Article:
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Study Tracks Premature Babies

Many confront lifelong problems related to development, but they are also less likely to indulge in risky behavior, researchers find.

January 21, 2002|SHANKAR VEDANTAM | WASHINGTON POST

Babies born prematurely continue to have neurological and developmental problems well into early adulthood, according to the first comprehensive study that tracked hundreds of survivors over two decades, researchers said.

The group also had lower IQs, more learning disabilities and higher rates of such disorders as cerebral palsy--a sobering reminder that while ever-larger numbers of premature babies now survive, many may confront lifelong problems.

But researchers also found tremendous reserves of resilience and adaptation in the children and their families. While acknowledging more health problems, many reported that their health and quality of life was better than those of peers who had full-term births.

By followings its subjects into early adulthood, the study extends what researchers have learned about the effects of premature birth. And in a wholly unexpected finding, researchers noted that the premature group was less likely to indulge in risky behaviors such as drug taking and early sex, and less likely to get into scrapes with the law.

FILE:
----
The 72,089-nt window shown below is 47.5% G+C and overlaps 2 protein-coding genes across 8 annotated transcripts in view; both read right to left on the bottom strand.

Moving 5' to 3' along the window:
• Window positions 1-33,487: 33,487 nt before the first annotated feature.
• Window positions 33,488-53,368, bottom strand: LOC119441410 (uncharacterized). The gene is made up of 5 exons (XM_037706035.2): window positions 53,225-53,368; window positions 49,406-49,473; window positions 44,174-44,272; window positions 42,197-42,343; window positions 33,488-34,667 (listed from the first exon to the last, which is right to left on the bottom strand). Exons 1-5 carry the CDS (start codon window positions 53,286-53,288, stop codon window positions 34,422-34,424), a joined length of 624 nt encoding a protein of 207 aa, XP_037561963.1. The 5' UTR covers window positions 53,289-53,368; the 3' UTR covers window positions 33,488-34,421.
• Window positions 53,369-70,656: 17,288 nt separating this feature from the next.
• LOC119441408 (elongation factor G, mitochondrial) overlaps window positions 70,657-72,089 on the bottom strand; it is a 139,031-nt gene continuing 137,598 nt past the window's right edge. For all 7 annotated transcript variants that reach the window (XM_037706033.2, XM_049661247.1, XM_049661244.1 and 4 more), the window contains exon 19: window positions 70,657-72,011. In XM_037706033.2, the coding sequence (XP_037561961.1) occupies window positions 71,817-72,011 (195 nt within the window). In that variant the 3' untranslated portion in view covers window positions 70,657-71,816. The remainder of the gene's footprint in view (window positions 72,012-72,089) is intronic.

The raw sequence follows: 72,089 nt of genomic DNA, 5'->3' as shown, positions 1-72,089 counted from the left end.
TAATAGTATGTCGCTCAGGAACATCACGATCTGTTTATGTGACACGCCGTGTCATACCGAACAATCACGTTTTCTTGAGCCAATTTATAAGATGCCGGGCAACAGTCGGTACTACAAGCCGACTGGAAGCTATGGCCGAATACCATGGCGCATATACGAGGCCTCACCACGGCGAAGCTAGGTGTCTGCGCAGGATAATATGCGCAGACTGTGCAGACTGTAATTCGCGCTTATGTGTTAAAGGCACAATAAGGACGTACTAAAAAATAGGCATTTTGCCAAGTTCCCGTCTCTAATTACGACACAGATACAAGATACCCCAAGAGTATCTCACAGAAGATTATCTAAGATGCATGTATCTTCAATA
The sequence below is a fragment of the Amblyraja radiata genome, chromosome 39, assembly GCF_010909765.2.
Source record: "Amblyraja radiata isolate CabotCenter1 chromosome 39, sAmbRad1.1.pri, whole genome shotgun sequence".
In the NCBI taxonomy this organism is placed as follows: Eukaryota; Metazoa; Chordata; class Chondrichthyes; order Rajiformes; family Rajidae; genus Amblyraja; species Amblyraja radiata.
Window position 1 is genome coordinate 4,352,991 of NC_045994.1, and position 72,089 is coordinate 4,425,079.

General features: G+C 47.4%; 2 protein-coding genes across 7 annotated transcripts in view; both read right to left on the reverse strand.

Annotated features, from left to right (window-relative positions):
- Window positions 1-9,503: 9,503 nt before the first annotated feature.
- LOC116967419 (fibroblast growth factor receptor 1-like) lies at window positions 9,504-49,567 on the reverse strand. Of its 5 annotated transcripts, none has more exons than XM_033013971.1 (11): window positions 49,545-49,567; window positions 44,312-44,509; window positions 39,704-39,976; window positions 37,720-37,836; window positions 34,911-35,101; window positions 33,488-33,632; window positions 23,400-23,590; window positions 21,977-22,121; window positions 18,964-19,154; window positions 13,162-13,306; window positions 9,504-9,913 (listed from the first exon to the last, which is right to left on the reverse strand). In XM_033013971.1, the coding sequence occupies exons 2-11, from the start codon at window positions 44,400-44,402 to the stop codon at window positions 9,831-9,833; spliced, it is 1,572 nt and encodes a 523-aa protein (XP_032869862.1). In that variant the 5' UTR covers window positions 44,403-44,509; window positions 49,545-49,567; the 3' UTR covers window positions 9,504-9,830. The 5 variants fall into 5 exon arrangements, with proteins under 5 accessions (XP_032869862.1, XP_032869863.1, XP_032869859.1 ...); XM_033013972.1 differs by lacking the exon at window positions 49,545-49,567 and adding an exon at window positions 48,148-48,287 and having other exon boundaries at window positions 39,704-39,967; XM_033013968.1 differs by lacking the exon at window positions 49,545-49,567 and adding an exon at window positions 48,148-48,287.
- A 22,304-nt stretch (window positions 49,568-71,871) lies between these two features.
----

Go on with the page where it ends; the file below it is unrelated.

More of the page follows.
"Poorer-functioning children are more susceptible to peer pressure," said Maureen Hack, a professor of pediatrics at Case Western Reserve University in Cleveland, explaining why scientists had expected more risk-taking behavior, not less. Although the scientists aren't sure what explains the better behavior, watchful parenting appears to be the most plausible explanation.

"We think there might have been more parental monitoring," said Hack, the lead scientist on the project. "These are very special children to the parents--they were ... expected to die. Some of the parents didn't expect to have another child. If you have a small preemie, you may watch over them more."

The 242 children evaluated by the study are now young adults. They were born after only six to eight months in the womb and weighed less than 3.3 pounds at birth. They tended to be smaller in stature and were less likely to finish high school than 233 comparable children who had spent a full term in the womb. There was a clear correlation between the extent of prematurity and the extent of disability, with more-premature babies being more likely to show more problems later, according to results published in Thursday's edition of the New England Journal of Medicine.

All the children were born between 1977 and 1979 at the Rainbow Babies and Children's Hospital in Cleveland.

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